28 Output Data from %GETFMT1 (SCL) Data set empvals from macro GETFMT1 -- SYSFUNC and SCL Obs FMTNAME START LABEL 1 EMPLFMT 1 Hall 2 EMPLFMT 2 Oates 3 EMPLFMT 3 Brooks 4 EMPLFMT 4 Dunn 5 EMPLFMT 5 Abbot 6 EMPLFMT 6 Costello Data set yearvals from macro GETFMT1 -- SYSFUNC and SCL Obs FMTNAME START LABEL 1 YEARFMT 2008 FY YEARFMT 2009 FY YEARFMT 2010 FY

29 Output Data from %GETFMT2 (SQL) Data set empvals from macro GETFMT2 SQL Dictionary Table Obs FMTNAME START LABEL 1 EMPLFMT 1 Hall 2 EMPLFMT 2 Oates 3 EMPLFMT 3 Brooks 4 EMPLFMT 4 Dunn 5 EMPLFMT 5 Abbot 6 EMPLFMT 6 Costello Data set yearvals from macro GETFMT2 SQL Dictionary Table Obs FMTNAME START LABEL 1 YEARFMT 2008 FY YEARFMT 2009 FY YEARFMT 2010 FY

30 Data set with all possible values of both variables Uses data sets created by macros –EMPVALS – all possible values of EMPLOYEE –YEARVALS – all possible values of YEAR 30

31 Data set with all possible values of both variables Combined with SQL join to create a data set will all 6 possible values of the variable EMPLOYEE with all 3 possible values of the variable YEAR Name of combined data set is ALLROWS ALLROWS has 6 x 3 = 18 observations 31

32 SQL Join to create ALLROWS data yearvals_mod (keep = year a); set yearvals; year = input(trim(left(start)),8.); a = 1; run; data empvals_mod (keep = employee b); set empvals; employee = input(trim(left(start)),8.); b = 1; run; proc sql; create table allrows as select year, employee from yearvals_mod y, empvals_mod e where y.a = e.b; quit; proc sort data=allrows; by year employee; run; 32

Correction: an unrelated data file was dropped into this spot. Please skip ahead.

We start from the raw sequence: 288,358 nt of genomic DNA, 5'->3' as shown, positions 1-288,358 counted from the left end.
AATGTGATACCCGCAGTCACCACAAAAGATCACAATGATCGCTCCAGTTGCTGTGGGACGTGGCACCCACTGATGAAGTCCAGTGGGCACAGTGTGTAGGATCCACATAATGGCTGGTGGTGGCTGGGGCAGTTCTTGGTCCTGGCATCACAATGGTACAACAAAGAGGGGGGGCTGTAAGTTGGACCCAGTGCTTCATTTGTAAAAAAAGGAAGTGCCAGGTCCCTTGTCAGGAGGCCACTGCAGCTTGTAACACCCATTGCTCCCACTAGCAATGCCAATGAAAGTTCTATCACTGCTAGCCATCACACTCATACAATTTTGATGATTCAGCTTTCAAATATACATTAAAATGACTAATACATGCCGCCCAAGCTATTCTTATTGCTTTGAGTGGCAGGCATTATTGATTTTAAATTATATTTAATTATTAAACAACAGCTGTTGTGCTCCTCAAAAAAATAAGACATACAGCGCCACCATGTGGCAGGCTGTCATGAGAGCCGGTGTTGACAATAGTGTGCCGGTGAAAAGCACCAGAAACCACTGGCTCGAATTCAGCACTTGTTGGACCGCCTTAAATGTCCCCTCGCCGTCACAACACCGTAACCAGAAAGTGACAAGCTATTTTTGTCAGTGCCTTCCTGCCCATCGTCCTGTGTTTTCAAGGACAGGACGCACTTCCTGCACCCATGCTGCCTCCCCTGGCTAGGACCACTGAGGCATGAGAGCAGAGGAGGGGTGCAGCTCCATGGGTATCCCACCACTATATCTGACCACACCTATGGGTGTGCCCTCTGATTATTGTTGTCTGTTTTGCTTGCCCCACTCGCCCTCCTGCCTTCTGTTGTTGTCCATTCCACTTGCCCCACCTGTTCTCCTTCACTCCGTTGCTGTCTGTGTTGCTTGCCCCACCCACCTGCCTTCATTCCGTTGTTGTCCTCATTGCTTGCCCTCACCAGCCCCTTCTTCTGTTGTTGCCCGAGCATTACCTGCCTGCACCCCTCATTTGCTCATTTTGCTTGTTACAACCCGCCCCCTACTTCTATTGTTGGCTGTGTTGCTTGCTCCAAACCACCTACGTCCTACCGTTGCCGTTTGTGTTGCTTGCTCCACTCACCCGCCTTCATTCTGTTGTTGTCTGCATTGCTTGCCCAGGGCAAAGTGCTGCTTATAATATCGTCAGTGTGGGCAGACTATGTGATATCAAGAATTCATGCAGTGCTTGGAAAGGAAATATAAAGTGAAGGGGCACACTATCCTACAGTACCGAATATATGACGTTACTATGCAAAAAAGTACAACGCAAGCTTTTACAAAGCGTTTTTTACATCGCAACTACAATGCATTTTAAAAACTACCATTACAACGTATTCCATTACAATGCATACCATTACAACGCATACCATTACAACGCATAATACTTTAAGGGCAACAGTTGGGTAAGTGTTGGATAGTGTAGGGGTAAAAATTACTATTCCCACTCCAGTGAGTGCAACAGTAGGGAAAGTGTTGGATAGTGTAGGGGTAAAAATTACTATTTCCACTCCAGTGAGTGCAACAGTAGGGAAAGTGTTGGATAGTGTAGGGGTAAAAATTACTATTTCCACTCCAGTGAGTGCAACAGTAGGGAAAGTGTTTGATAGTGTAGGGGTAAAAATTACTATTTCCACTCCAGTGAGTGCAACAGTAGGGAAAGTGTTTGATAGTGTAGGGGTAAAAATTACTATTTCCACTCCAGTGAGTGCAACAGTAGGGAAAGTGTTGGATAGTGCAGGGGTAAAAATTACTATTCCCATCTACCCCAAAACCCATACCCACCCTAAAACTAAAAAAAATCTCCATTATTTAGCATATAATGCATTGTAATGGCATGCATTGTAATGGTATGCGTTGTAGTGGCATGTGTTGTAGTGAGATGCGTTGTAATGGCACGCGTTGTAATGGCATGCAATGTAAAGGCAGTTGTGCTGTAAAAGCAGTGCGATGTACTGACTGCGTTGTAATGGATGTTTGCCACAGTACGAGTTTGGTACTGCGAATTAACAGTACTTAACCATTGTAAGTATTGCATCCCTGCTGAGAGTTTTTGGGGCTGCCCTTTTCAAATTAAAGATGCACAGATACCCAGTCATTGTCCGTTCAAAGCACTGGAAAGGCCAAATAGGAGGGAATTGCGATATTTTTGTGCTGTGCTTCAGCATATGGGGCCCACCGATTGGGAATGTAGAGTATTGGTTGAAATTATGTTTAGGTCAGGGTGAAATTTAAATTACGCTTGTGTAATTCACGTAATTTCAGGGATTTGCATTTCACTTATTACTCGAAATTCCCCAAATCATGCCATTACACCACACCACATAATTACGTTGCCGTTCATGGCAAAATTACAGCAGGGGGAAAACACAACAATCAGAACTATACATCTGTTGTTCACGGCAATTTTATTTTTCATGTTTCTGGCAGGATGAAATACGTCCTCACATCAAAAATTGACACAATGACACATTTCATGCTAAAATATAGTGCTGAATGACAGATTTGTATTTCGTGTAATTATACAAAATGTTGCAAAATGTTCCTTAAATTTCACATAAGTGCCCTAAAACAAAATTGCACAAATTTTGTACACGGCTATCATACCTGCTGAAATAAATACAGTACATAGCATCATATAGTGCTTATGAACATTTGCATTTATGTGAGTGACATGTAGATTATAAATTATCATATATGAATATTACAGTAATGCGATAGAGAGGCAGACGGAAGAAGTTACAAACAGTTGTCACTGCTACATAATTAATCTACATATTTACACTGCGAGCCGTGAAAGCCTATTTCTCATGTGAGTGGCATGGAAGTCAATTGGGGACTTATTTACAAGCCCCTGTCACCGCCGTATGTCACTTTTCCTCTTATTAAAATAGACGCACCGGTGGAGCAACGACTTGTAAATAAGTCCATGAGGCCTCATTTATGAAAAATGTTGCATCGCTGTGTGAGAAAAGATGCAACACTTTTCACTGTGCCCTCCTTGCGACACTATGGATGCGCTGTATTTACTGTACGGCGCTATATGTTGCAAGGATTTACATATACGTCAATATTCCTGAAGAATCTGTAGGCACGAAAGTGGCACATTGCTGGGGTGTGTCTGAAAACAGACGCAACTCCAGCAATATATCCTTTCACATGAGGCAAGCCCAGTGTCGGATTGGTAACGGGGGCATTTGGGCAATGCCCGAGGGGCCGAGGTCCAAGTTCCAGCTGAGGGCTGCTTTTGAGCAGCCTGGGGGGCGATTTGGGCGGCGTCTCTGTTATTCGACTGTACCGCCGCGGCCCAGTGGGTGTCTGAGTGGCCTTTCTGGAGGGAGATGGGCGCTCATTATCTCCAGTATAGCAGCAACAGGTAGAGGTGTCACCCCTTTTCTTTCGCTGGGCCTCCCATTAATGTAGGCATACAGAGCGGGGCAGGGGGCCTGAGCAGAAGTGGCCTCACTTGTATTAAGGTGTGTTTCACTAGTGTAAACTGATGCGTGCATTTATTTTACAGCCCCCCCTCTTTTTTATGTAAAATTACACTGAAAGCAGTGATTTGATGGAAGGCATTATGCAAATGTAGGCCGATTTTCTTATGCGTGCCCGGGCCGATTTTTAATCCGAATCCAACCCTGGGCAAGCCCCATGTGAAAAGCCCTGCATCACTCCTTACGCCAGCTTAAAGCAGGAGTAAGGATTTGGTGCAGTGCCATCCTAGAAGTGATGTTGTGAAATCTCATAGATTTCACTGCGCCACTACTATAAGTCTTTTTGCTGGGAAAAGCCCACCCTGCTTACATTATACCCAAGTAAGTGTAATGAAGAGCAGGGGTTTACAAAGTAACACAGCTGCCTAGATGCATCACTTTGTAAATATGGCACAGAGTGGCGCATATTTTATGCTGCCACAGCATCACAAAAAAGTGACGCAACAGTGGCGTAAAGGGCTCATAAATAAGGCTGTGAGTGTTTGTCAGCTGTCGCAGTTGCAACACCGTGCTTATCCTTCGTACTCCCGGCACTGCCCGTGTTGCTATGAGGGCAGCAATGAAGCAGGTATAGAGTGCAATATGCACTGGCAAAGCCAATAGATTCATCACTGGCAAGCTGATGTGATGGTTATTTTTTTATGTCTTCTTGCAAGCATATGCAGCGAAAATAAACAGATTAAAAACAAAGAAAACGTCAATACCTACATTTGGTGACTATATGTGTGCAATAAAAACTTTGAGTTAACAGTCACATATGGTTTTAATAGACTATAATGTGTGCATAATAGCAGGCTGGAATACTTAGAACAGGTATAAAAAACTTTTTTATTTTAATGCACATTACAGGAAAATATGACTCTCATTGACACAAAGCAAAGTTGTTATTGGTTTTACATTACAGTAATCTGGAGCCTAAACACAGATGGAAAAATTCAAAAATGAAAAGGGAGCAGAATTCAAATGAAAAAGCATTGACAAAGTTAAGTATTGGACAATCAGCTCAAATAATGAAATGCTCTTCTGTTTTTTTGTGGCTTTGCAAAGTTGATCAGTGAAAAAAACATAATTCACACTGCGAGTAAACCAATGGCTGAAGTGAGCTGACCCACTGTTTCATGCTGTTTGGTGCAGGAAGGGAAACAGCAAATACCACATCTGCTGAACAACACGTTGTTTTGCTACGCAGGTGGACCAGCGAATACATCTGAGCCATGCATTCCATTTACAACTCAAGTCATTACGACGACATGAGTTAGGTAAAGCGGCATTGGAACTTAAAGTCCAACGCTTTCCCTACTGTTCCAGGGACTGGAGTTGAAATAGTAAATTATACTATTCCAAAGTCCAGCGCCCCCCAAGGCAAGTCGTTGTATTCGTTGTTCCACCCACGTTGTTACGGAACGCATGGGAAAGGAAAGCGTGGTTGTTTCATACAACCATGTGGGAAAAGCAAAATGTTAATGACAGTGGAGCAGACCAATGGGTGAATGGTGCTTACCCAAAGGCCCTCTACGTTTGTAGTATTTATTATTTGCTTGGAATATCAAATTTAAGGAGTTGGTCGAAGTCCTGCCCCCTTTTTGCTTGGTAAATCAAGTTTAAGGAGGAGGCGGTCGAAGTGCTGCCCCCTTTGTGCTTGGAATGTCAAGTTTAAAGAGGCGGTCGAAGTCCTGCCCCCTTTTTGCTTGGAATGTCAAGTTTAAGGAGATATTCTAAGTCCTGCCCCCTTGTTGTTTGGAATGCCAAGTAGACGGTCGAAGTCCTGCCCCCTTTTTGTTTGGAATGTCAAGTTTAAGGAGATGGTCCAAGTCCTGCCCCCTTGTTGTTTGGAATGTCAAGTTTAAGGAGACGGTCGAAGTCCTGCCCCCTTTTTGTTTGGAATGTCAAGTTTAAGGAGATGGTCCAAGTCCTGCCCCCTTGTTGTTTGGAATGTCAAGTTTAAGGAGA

33 Data set ALLROWS All rows needed for table Formats will automatically be added later in the merge Obs year employee

34 Create data set for report proc sort data=in.sales out=sales; by year employee; run; data sales_all; merge allrows (in=a) sales (in=s); by year employee; /* */ /* Zero-fill the missing rows /* */ if a and ^s then do; num = 0; dollar = 0; end; run; 34

35 Data set SALES_ALL Input data for report Obs year employee num dollar 1 FY 2008 Hall 10 $10, FY 2008 Oates 8 $ FY 2008 Brooks 15 $11, FY 2008 Dunn 0 $ FY 2008 Abbott 50 $75, FY 2008 Costello 33 $33, FY 2009 Hall 0 $ FY 2009 Oates 0 $ FY 2009 Brooks 0 $ FY 2009 Dunn 0 $ FY 2009 Abbott 0 $ FY 2009 Costello 0 $ FY 2010 Hall 15 $15, FY 2010 Oates 0 $ FY 2010 Brooks 20 $12, FY 2010 Dunn 0 $ FY 2010 Abbott 75 $99, FY 2010 Costello 44 $44,

36 REPORT WITHOUT MISSING ROWS Number Amount of Year Employee Sales Sales ƒƒƒƒƒƒƒƒƒƒƒƒƒƒƒƒƒƒƒƒƒƒƒƒƒƒƒƒƒƒƒƒƒƒƒƒƒƒƒƒƒƒ FY 2008 Hall 10 $10, Oates 8 $ Brooks 15 $11, Dunn 0 $0.00 Abbott 50 $75, Costello 33 $33, FY 2009 Hall 0 $0.00 Oates 0 $0.00 Brooks 0 $0.00 Dunn 0 $0.00 Abbott 0 $0.00 Costello 0 $0.00 FY 2010 Hall 15 $15, Oates 0 $0.00 Brooks 20 $12, Dunn 0 $0.00 Abbott 75 $99, Costello 44 $44,

37 Conclusions Use of SAS formats can improve the programming process Techniques used for this programming trick can be adapted to other programming tricks 37